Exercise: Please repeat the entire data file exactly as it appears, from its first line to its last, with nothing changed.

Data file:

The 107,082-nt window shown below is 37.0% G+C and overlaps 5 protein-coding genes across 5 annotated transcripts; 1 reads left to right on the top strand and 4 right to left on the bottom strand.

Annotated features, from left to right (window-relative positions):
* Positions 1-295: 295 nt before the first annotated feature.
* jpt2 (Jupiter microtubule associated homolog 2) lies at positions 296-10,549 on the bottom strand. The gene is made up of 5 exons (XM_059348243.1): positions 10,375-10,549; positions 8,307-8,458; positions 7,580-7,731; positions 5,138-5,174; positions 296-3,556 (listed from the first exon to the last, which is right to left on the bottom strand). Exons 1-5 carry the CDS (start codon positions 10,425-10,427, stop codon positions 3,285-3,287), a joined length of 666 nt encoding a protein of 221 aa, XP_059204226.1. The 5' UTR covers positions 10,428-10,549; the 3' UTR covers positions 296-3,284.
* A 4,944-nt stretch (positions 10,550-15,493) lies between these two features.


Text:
The 107,082-nt window shown below is 37.0% G+C and overlaps 5 protein-coding genes across 5 annotated transcripts; 1 reads left to right on the top strand and 4 right to left on the bottom strand.

Annotated features, from left to right (window-relative positions):
* Positions 1-295: 295 nt before the first annotated feature.
* jpt2 (Jupiter microtubule associated homolog 2) lies at positions 296-10,549 on the bottom strand. The gene is made up of 5 exons (XM_059348243.1): positions 10,375-10,549; positions 8,307-8,458; positions 7,580-7,731; positions 5,138-5,174; positions 296-3,556 (listed from the first exon to the last, which is right to left on the bottom strand). Exons 1-5 carry the CDS (start codon positions 10,425-10,427, stop codon positions 3,285-3,287), a joined length of 666 nt encoding a protein of 221 aa, XP_059204226.1. The 5' UTR covers positions 10,428-10,549; the 3' UTR covers positions 296-3,284.
* A 4,944-nt stretch (positions 10,550-15,493) lies between these two features.